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Coral Bleaching Is Bad For Reef And Marine Ecosystem: What You Should Know

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Warming temperatures are threatening coral reefs in the northern hemisphere, including many in U.S. waters, scientists are warning.

Unusually warm ocean temperatures are putting coral at risk across the equatorial and north Pacific and western Atlantic oceans, the National Oceanic and Atmospheric Administration says.

The rise in temperatures can lead to coral bleaching, a phenomenon that sees coral release the symbiotic algae that lives within it, turning the coral pale or white.

That eliminates a major source of food and leaves the coral more vulnerable to disease, NOAA scientists say, and in extreme cases can cause entire sections of reefs to die, destroying a habitat important to fish and shellfish.

"The bleaching that started in June 2014 has been really bad for corals in the western Pacific," says Mark Eakin, coordinator of the NOAA Coral Reef Watch. "We are worried that bleaching will spread to the western Atlantic and again into Hawaii."

If bleaching occurs again this year, it would mark the first time it has occurred in consecutive years in the Hawaiian archipelago.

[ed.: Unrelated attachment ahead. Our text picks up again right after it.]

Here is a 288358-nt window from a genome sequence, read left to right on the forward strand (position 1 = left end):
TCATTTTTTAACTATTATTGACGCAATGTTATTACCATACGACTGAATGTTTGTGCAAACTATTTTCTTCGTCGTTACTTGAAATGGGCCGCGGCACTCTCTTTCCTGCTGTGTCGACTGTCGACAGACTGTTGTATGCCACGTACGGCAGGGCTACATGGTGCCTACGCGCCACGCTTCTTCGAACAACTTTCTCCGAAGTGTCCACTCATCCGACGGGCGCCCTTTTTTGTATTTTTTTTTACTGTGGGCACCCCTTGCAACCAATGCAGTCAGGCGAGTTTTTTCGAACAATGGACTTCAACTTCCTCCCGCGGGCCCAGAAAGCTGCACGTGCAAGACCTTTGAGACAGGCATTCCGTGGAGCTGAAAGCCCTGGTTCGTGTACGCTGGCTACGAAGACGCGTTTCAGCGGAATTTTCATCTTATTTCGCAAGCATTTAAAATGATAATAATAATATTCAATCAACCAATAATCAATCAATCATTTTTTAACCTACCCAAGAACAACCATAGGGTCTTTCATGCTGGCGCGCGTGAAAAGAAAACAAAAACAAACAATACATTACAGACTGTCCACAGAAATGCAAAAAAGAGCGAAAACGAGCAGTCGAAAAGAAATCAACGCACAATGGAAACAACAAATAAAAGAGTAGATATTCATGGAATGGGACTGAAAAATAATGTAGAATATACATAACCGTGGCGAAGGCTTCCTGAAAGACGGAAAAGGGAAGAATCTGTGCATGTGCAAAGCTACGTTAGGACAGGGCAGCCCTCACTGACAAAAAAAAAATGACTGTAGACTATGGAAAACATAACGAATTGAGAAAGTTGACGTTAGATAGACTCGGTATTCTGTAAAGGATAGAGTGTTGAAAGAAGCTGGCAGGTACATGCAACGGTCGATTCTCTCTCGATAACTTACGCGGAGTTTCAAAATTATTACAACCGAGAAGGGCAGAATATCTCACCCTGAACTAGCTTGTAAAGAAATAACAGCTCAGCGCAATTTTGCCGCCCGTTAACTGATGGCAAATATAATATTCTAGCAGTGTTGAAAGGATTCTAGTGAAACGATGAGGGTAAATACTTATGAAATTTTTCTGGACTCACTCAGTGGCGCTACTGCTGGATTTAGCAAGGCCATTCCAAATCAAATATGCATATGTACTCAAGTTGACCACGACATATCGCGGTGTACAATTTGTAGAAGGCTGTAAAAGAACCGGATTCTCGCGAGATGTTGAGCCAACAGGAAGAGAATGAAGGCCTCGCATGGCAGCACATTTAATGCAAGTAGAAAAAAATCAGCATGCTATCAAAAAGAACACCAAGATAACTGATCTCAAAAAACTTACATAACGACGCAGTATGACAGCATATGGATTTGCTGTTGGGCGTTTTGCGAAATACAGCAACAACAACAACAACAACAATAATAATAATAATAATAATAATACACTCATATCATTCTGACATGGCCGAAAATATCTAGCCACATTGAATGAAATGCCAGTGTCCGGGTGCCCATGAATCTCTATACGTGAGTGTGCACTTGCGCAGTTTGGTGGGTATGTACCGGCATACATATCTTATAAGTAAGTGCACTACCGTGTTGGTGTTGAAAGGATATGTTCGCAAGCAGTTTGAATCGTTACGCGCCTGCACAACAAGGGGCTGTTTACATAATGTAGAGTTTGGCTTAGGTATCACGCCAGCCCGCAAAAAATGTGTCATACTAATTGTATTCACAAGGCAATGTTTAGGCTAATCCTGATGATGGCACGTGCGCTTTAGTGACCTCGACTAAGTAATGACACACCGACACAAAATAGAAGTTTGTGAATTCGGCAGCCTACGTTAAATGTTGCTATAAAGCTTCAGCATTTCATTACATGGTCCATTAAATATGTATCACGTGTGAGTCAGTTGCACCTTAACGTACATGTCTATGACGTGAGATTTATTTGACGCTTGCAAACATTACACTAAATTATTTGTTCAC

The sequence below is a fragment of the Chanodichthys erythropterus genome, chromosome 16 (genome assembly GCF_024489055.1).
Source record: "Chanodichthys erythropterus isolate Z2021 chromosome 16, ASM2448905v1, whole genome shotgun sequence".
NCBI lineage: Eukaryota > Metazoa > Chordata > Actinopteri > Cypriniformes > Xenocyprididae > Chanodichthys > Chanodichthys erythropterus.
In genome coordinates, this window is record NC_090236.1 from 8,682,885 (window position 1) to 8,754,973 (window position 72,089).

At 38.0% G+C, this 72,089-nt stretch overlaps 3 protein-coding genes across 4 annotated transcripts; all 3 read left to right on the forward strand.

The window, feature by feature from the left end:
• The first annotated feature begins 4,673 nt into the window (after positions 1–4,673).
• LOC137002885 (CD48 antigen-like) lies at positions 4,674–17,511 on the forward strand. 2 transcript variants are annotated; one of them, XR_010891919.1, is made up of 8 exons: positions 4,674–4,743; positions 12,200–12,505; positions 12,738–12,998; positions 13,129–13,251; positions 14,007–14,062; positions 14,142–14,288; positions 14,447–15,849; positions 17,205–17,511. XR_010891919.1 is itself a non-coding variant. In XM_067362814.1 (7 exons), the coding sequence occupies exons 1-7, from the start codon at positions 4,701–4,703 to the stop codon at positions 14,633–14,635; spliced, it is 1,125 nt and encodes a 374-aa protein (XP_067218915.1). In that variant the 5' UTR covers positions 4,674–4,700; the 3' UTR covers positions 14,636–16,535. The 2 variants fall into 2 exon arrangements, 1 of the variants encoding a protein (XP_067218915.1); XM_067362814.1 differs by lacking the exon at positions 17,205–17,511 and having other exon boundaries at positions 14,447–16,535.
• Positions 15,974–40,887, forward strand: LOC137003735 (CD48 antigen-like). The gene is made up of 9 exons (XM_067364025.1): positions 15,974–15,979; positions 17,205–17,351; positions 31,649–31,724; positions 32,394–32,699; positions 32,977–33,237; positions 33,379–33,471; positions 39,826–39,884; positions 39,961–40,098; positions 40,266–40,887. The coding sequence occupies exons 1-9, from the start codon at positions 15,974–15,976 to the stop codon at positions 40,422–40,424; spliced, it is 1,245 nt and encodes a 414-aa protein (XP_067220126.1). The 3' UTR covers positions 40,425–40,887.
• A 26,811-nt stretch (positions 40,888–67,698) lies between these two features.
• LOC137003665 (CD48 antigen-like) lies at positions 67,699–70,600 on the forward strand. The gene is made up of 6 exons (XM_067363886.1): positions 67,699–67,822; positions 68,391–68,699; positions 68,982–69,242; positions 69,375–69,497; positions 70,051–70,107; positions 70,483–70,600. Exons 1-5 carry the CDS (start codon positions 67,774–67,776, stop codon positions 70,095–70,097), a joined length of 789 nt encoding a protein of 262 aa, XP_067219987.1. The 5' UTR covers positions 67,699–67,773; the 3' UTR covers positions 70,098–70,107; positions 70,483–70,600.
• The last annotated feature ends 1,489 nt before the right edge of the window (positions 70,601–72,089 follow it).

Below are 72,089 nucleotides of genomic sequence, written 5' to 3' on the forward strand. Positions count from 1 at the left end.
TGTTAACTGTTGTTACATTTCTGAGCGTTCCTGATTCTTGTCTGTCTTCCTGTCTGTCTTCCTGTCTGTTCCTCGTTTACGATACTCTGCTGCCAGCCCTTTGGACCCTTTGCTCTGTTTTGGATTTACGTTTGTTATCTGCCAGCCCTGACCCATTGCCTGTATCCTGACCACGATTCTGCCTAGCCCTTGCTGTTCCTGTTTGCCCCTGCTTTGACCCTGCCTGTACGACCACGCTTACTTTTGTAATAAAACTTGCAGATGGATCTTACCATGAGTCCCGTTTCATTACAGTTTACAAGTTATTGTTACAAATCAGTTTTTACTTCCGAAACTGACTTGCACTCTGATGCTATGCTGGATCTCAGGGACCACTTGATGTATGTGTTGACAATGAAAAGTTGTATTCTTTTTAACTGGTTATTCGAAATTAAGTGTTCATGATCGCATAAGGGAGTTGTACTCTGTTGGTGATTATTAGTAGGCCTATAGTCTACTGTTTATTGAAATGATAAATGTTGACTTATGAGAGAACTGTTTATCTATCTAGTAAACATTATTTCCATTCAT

Reef loss from coral bleaching has a long-term affect, as reefs normally take decades to recover, scientists point out. Dead reefs degrade as erosion destroys the structures the corals have painstakingly built up.

The result is less protection for shorelines and fewer habitats for marine life, they say.

In addition to Hawaii, Florida also experienced warmer temperatures, which hit coral nurseries in the Florida Keys in which researchers have attempted to grow threatened species of coral for harvesting and transplanting onto local reef systems.

More bleaching this year could be disastrous for corals still attempting to recover from last year's warming stress, Eakin says.

"Many healthy, resilient coral reefs can withstand bleaching as long as they have time to recover," Eakin says. "However, when you have repeated bleaching on a reef within a short period of time, it's very hard for the corals to recover and survive."

The problem is compounded by other stresses, including overfishing and pollution, he adds.

The warmer oceans in the Northern Hemisphere are being caused by both El Niño weather patterns and ongoing climate change, Eakin says.

Although bleaching can be the result of light and nutrient levels as well as ocean temperatures, only very warm temperatures can cause the widespread bleaching scientists have detected beginning in 2014.

Coral reefs play a critical role in marine ecosystems; although they are found on just 10 percent of the world's ocean floor, they provide homes and habitats for 25 percent of the globe's known marine species.

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